MIELE Light Box is a commercial Boutique designed by Gonzalo Mardones Viviani and located in Huechuraba, Santiago, Chile. The architectural concept behind this project is said to reflect the atmosphere of Miele, premium supplier of high-end domestic and commercial appliances: “On one side, there is the idea of lightness, where the pavilion comes off the ground so that the volume “levitates” respecting the place without touching it. On the other hand, there is the idea of color, where Miele’s corporate red color is used on all its façades and pillars. The façade folds allow achieving an atmosphere of welfare of the temporary being, where each wall inside sets out to receive the ovens, refrigerators and equipment. In the center of the composition is the bell, also red, hanging from the sky above the main counter. In contrast to this composition, and as a complement, there are two modules of wing furniture and black stools that reaffirm the lines of the built volume“, the architects explained. How do you find this project? [Photography: Nico Saieh]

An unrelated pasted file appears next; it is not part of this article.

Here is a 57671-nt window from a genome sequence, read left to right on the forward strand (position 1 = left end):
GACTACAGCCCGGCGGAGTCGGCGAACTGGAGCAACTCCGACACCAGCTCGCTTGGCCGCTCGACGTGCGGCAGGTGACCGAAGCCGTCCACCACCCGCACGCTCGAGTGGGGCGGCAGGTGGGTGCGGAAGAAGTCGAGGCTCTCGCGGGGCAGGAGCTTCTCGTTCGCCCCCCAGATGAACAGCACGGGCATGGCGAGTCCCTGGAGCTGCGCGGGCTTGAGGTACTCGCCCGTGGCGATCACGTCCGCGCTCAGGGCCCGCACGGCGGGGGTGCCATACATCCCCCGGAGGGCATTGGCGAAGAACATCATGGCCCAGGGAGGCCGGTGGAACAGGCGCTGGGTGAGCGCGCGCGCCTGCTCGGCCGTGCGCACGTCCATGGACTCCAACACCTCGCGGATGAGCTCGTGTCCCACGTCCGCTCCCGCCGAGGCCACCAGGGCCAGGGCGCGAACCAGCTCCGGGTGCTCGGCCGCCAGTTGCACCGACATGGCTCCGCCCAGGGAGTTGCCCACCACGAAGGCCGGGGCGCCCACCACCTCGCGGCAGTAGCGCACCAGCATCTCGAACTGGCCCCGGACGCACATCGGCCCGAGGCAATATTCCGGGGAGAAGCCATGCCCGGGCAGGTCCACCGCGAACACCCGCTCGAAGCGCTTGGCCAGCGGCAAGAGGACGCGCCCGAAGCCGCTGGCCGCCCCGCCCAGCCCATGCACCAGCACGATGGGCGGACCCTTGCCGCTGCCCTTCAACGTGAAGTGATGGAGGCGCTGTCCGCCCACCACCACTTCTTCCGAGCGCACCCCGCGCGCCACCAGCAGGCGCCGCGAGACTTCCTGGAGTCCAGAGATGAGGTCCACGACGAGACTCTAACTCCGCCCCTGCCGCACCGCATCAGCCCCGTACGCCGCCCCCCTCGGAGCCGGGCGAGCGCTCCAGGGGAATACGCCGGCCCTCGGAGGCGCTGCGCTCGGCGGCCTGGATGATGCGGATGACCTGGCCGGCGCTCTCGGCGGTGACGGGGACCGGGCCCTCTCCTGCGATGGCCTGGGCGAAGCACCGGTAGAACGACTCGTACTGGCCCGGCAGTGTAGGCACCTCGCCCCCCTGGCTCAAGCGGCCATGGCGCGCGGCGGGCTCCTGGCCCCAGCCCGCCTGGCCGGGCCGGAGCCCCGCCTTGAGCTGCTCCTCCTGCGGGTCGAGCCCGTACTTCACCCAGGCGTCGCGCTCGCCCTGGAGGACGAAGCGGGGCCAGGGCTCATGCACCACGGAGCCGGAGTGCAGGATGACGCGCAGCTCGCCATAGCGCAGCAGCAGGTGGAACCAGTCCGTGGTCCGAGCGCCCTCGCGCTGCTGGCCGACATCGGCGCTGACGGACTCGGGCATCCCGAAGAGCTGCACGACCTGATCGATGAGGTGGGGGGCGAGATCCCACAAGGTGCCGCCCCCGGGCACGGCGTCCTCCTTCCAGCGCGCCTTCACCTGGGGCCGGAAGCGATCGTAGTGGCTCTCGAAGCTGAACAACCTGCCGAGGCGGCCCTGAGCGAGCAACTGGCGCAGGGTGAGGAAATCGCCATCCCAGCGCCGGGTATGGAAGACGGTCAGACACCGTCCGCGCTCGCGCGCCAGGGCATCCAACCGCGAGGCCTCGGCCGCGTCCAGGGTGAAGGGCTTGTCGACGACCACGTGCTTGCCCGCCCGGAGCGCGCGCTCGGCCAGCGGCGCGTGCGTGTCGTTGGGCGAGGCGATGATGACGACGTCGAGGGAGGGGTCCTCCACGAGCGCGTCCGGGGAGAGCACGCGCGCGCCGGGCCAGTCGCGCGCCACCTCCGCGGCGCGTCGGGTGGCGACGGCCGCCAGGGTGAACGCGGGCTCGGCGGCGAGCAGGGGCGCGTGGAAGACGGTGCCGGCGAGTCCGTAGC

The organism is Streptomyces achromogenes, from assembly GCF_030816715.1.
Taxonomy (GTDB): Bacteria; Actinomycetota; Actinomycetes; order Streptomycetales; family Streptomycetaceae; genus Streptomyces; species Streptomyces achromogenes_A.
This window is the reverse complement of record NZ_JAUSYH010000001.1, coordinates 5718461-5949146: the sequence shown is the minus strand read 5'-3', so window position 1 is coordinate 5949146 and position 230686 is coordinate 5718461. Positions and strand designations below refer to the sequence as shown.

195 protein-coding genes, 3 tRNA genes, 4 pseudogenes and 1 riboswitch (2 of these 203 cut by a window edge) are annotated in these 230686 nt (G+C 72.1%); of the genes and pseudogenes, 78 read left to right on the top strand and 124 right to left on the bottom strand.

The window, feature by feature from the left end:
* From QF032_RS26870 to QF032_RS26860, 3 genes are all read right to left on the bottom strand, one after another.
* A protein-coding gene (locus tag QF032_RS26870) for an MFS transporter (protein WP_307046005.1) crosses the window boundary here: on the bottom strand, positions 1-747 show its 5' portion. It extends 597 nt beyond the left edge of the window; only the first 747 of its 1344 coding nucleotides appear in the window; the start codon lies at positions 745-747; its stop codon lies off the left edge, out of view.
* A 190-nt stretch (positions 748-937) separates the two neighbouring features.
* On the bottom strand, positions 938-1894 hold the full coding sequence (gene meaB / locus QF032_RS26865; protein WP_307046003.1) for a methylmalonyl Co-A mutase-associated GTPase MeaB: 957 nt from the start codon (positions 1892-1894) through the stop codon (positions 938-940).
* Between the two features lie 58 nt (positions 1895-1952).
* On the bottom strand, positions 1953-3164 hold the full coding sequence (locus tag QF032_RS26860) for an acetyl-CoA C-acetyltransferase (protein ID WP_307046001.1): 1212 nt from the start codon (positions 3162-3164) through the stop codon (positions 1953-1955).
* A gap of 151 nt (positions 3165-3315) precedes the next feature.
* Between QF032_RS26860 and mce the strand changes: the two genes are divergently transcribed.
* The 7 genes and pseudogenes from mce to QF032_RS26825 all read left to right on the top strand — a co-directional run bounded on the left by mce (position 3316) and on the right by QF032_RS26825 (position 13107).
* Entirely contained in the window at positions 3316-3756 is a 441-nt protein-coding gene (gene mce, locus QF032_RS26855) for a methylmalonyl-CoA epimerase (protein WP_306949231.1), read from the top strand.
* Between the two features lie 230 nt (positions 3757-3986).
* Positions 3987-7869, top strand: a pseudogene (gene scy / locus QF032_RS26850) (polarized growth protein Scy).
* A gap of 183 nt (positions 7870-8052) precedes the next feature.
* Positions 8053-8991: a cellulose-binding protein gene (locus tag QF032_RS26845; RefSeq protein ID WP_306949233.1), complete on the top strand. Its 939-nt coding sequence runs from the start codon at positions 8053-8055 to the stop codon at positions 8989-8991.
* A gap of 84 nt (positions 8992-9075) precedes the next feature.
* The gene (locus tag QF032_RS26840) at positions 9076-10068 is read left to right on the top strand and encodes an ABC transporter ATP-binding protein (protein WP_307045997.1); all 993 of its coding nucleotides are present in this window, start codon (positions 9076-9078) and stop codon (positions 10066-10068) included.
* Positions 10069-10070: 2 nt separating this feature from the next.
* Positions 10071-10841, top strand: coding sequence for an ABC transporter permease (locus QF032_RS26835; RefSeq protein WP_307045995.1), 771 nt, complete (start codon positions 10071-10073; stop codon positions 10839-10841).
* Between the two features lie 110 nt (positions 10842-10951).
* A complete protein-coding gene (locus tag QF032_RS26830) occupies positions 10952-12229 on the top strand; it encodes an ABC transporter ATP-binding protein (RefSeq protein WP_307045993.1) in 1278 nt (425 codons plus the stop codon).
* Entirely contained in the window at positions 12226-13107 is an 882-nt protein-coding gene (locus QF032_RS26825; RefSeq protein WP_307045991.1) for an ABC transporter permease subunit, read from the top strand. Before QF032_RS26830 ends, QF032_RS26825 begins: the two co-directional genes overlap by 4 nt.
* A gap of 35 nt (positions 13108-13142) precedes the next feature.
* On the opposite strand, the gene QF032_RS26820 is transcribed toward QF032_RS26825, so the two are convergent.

The best architects can create designs which will give clients and the public things they didn’t even realise they wanted, and this is especially important when architects are given the difficult brief of creating structures in much-loved, iconic areas.
What is new and exciting now can quickly begin to look tired and out of fashion, so the best buildings don’t just consider what will be interesting to look at now, but also how it might look to people in five, fifty or even a hundred years’ time. 2013’s hotly contested RIBA Stirling Prize went to Witherford Watson Mann Architects for their work on Astley Castle, Warwickshire. In what RIBA Past President Stephen Hodder has described as an extreme retrofit, the project essentially saw a new building inserted subtly into the heart of the old, with a new, two storey residence now hidden within the sandstone walls of the ruins of this medieval castle, to be used as a holiday home for up to eight guests